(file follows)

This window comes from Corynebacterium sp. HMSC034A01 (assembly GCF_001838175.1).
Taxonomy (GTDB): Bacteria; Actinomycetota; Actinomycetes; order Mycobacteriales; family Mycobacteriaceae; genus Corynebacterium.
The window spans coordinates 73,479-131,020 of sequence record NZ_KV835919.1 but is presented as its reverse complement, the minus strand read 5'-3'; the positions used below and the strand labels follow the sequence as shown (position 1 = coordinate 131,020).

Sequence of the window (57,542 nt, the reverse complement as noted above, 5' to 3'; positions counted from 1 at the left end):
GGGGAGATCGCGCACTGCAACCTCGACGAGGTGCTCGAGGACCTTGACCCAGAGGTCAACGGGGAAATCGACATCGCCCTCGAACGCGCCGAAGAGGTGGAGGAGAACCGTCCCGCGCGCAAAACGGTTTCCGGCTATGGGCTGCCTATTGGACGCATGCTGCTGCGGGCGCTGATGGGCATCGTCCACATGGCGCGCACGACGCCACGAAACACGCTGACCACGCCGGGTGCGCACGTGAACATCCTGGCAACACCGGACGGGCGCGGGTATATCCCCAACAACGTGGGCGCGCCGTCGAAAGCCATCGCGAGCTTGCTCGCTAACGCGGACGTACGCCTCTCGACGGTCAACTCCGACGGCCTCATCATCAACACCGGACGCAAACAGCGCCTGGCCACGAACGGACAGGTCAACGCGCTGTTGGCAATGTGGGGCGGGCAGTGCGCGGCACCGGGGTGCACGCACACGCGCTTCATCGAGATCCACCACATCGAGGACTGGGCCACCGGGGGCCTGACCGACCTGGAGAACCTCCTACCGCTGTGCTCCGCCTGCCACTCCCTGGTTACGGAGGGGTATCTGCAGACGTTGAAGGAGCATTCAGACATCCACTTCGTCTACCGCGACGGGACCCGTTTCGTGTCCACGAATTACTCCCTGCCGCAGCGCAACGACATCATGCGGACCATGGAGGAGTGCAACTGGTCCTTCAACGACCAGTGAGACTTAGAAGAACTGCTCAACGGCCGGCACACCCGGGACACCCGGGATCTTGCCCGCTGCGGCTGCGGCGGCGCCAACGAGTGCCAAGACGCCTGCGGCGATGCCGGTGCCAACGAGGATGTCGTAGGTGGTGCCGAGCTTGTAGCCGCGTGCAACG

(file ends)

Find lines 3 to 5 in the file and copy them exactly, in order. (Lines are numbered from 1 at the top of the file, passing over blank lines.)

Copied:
The window spans coordinates 73,479-131,020 of sequence record NZ_KV835919.1 but is presented as its reverse complement, the minus strand read 5'-3'; the positions used below and the strand labels follow the sequence as shown (position 1 = coordinate 131,020).

Sequence of the window (57,542 nt, the reverse complement as noted above, 5' to 3'; positions counted from 1 at the left end):
GGGGAGATCGCGCACTGCAACCTCGACGAGGTGCTCGAGGACCTTGACCCAGAGGTCAACGGGGAAATCGACATCGCCCTCGAACGCGCCGAAGAGGTGGAGGAGAACCGTCCCGCGCGCAAAACGGTTTCCGGCTATGGGCTGCCTATTGGACGCATGCTGCTGCGGGCGCTGATGGGCATCGTCCACATGGCGCGCACGACGCCACGAAACACGCTGACCACGCCGGGTGCGCACGTGAACATCCTGGCAACACCGGACGGGCGCGGGTATATCCCCAACAACGTGGGCGCGCCGTCGAAAGCCATCGCGAGCTTGCTCGCTAACGCGGACGTACGCCTCTCGACGGTCAACTCCGACGGCCTCATCATCAACACCGGACGCAAACAGCGCCTGGCCACGAACGGACAGGTCAACGCGCTGTTGGCAATGTGGGGCGGGCAGTGCGCGGCACCGGGGTGCACGCACACGCGCTTCATCGAGATCCACCACATCGAGGACTGGGCCACCGGGGGCCTGACCGACCTGGAGAACCTCCTACCGCTGTGCTCCGCCTGCCACTCCCTGGTTACGGAGGGGTATCTGCAGACGTTGAAGGAGCATTCAGACATCCACTTCGTCTACCGCGACGGGACCCGTTTCGTGTCCACGAATTACTCCCTGCCGCAGCGCAACGACATCATGCGGACCATGGAGGAGTGCAACTGGTCCTTCAACGACCAGTGAGACTTAGAAGAACTGCTCAACGGCCGGCACACCCGGGACACCCGGGATCTTGCCCGCTGCGGCTGCGGCGGCGCCAACGAGTGCCAAGACGCCTGCGGCGATGCCGGTGCCAACGAGGATGTCGTAGGTGGTGCCGAGCTTGTAGCCGCGTGCAACG